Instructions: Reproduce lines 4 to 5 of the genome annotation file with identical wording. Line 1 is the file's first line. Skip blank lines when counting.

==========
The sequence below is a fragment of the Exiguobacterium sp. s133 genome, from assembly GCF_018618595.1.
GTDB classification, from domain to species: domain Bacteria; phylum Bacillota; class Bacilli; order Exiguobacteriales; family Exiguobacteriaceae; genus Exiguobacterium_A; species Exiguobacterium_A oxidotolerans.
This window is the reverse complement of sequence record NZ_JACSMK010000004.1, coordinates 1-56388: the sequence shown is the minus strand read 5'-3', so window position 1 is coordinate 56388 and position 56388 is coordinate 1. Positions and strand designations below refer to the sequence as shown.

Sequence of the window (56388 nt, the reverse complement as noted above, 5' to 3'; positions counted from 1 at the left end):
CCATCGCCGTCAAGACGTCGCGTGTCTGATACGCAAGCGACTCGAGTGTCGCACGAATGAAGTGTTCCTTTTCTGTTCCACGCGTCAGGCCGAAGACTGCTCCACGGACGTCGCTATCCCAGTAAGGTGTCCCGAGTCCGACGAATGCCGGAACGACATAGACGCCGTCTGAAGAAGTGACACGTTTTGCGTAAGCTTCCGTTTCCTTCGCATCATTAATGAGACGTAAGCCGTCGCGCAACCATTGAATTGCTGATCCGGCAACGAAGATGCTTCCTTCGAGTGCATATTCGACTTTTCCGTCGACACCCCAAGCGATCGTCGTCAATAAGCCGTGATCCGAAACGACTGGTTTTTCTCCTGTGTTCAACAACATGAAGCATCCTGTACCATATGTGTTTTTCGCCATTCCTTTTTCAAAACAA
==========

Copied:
Sequence of the window (56388 nt, the reverse complement as noted above, 5' to 3'; positions counted from 1 at the left end):
CCATCGCCGTCAAGACGTCGCGTGTCTGATACGCAAGCGACTCGAGTGTCGCACGAATGAAGTGTTCCTTTTCTGTTCCACGCGTCAGGCCGAAGACTGCTCCACGGACGTCGCTATCCCAGTAAGGTGTCCCGAGTCCGACGAATGCCGGAACGACATAGACGCCGTCTGAAGAAGTGACACGTTTTGCGTAAGCTTCCGTTTCCTTCGCATCATTAATGAGACGTAAGCCGTCGCGCAACCATTGAATTGCTGATCCGGCAACGAAGATGCTTCCTTCGAGTGCATATTCGACTTTTCCGTCGACACCCCAAGCGATCGTCGTCAATAAGCCGTGATCCGAAACGACTGGTTTTTCTCCTGTGTTCAACAACATGAAGCATCCTGTACCATATGTGTTTTTCGCCATTCCTTTTTCAAAACAA